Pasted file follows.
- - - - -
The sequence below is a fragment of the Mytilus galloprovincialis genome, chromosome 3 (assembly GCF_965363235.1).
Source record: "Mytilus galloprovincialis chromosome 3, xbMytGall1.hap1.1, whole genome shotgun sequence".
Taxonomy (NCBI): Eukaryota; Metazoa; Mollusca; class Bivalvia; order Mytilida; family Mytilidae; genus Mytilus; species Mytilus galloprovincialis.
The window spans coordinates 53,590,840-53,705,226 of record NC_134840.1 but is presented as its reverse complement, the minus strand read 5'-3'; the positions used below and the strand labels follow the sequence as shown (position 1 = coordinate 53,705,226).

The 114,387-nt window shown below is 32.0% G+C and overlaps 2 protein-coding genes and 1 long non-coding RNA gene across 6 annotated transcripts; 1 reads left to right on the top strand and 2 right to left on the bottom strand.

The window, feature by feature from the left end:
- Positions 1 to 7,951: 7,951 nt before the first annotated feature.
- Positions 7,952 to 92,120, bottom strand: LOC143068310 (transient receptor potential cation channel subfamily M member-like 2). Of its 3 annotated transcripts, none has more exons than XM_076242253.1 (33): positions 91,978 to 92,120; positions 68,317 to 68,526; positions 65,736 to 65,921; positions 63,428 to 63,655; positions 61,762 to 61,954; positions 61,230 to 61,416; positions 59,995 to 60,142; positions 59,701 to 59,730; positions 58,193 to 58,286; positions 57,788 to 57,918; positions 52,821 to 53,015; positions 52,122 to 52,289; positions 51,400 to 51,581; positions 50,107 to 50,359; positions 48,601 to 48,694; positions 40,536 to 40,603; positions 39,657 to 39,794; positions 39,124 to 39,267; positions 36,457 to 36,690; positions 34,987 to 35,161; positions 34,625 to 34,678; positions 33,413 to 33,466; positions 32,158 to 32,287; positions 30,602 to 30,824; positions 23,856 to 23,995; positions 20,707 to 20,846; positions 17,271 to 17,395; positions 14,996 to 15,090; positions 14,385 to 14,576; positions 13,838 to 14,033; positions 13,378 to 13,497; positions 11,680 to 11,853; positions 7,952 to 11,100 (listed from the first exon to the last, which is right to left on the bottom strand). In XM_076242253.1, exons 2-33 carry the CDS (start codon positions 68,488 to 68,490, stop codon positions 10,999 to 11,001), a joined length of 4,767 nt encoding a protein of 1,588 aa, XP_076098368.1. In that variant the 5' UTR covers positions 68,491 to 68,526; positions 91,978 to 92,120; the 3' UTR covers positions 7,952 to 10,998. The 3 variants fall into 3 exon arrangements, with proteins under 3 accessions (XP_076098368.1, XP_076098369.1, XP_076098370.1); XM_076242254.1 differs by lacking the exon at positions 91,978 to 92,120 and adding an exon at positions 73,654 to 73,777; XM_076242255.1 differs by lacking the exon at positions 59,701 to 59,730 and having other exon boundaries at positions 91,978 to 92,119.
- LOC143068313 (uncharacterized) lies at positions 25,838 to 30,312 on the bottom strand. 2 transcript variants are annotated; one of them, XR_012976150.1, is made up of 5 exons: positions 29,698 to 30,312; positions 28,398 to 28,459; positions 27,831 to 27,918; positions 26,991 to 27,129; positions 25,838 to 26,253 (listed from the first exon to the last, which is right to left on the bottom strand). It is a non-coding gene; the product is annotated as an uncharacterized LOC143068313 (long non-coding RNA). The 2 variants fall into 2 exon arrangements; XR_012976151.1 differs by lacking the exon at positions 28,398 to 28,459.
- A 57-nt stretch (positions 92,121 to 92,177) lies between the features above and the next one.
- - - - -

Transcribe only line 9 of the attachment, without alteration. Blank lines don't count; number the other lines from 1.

- LOC143068313 (uncharacterized) lies at positions 25,838 to 30,312 on the bottom strand. 2 transcript variants are annotated; one of them, XR_012976150.1, is made up of 5 exons: positions 29,698 to 30,312; positions 28,398 to 28,459; positions 27,831 to 27,918; positions 26,991 to 27,129; positions 25,838 to 26,253 (listed from the first exon to the last, which is right to left on the bottom strand). It is a non-coding gene; the product is annotated as an uncharacterized LOC143068313 (long non-coding RNA). The 2 variants fall into 2 exon arrangements; XR_012976151.1 differs by lacking the exon at positions 28,398 to 28,459.